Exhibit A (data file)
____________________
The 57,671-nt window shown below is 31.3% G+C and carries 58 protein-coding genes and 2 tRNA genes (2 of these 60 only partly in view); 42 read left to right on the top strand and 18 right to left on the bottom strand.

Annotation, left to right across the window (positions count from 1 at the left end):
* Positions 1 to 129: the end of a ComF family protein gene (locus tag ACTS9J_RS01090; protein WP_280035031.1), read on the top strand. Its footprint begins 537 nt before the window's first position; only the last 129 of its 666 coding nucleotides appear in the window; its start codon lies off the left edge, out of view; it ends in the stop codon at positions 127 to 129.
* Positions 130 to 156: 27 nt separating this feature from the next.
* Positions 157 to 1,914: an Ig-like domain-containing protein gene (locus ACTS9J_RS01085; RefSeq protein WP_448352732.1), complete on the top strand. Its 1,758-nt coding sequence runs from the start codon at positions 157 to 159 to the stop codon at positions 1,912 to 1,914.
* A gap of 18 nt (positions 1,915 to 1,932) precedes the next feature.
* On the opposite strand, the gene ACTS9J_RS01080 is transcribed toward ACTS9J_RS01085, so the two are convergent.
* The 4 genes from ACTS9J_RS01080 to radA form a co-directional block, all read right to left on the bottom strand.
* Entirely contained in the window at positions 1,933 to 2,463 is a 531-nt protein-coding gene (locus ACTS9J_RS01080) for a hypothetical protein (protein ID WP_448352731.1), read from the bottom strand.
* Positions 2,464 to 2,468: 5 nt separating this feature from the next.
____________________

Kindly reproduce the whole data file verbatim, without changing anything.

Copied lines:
The 57,671-nt window shown below is 31.3% G+C and carries 58 protein-coding genes and 2 tRNA genes (2 of these 60 only partly in view); 42 read left to right on the top strand and 18 right to left on the bottom strand.

Annotation, left to right across the window (positions count from 1 at the left end):
* Positions 1 to 129: the end of a ComF family protein gene (locus tag ACTS9J_RS01090; protein WP_280035031.1), read on the top strand. Its footprint begins 537 nt before the window's first position; only the last 129 of its 666 coding nucleotides appear in the window; its start codon lies off the left edge, out of view; it ends in the stop codon at positions 127 to 129.
* Positions 130 to 156: 27 nt separating this feature from the next.
* Positions 157 to 1,914: an Ig-like domain-containing protein gene (locus ACTS9J_RS01085; RefSeq protein WP_448352732.1), complete on the top strand. Its 1,758-nt coding sequence runs from the start codon at positions 157 to 159 to the stop codon at positions 1,912 to 1,914.
* A gap of 18 nt (positions 1,915 to 1,932) precedes the next feature.
* On the opposite strand, the gene ACTS9J_RS01080 is transcribed toward ACTS9J_RS01085, so the two are convergent.
* The 4 genes from ACTS9J_RS01080 to radA form a co-directional block, all read right to left on the bottom strand.
* Entirely contained in the window at positions 1,933 to 2,463 is a 531-nt protein-coding gene (locus ACTS9J_RS01080) for a hypothetical protein (protein ID WP_448352731.1), read from the bottom strand.
* Positions 2,464 to 2,468: 5 nt separating this feature from the next.